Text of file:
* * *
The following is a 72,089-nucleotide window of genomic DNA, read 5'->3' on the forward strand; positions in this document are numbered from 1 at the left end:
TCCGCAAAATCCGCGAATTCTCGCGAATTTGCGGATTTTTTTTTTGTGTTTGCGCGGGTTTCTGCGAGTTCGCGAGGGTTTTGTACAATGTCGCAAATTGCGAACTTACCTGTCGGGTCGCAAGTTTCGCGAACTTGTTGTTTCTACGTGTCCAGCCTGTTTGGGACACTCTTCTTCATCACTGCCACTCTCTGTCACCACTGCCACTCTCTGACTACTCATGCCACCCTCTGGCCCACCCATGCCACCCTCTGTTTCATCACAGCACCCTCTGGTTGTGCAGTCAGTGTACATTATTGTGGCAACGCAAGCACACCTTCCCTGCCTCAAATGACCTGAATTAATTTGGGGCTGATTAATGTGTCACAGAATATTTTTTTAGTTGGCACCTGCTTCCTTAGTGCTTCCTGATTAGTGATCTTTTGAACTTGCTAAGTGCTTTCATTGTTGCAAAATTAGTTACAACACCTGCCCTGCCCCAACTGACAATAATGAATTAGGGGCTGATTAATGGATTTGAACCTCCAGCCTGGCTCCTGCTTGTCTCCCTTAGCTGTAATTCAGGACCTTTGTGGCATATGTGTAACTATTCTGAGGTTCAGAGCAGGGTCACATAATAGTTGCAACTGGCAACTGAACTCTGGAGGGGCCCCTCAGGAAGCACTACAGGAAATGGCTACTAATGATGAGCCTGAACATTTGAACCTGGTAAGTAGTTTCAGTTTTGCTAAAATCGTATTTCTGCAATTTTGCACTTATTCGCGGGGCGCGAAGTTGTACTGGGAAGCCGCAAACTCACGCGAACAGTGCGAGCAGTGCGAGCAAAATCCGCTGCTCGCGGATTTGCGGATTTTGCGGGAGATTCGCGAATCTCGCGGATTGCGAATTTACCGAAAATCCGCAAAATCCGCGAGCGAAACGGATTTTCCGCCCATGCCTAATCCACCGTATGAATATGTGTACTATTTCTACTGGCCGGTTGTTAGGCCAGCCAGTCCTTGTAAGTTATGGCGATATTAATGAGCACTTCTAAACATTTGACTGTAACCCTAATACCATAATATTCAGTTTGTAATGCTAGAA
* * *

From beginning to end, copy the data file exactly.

The following is a 72,089-nucleotide window of genomic DNA, read 5'->3' on the forward strand; positions in this document are numbered from 1 at the left end:
TCCGCAAAATCCGCGAATTCTCGCGAATTTGCGGATTTTTTTTTTGTGTTTGCGCGGGTTTCTGCGAGTTCGCGAGGGTTTTGTACAATGTCGCAAATTGCGAACTTACCTGTCGGGTCGCAAGTTTCGCGAACTTGTTGTTTCTACGTGTCCAGCCTGTTTGGGACACTCTTCTTCATCACTGCCACTCTCTGTCACCACTGCCACTCTCTGACTACTCATGCCACCCTCTGGCCCACCCATGCCACCCTCTGTTTCATCACAGCACCCTCTGGTTGTGCAGTCAGTGTACATTATTGTGGCAACGCAAGCACACCTTCCCTGCCTCAAATGACCTGAATTAATTTGGGGCTGATTAATGTGTCACAGAATATTTTTTTAGTTGGCACCTGCTTCCTTAGTGCTTCCTGATTAGTGATCTTTTGAACTTGCTAAGTGCTTTCATTGTTGCAAAATTAGTTACAACACCTGCCCTGCCCCAACTGACAATAATGAATTAGGGGCTGATTAATGGATTTGAACCTCCAGCCTGGCTCCTGCTTGTCTCCCTTAGCTGTAATTCAGGACCTTTGTGGCATATGTGTAACTATTCTGAGGTTCAGAGCAGGGTCACATAATAGTTGCAACTGGCAACTGAACTCTGGAGGGGCCCCTCAGGAAGCACTACAGGAAATGGCTACTAATGATGAGCCTGAACATTTGAACCTGGTAAGTAGTTTCAGTTTTGCTAAAATCGTATTTCTGCAATTTTGCACTTATTCGCGGGGCGCGAAGTTGTACTGGGAAGCCGCAAACTCACGCGAACAGTGCGAGCAGTGCGAGCAAAATCCGCTGCTCGCGGATTTGCGGATTTTGCGGGAGATTCGCGAATCTCGCGGATTGCGAATTTACCGAAAATCCGCAAAATCCGCGAGCGAAACGGATTTTCCGCCCATGCCTAATCCACCGTATGAATATGTGTACTATTTCTACTGGCCGGTTGTTAGGCCAGCCAGTCCTTGTAAGTTATGGCGATATTAATGAGCACTTCTAAACATTTGACTGTAACCCTAATACCATAATATTCAGTTTGTAATGCTAGAA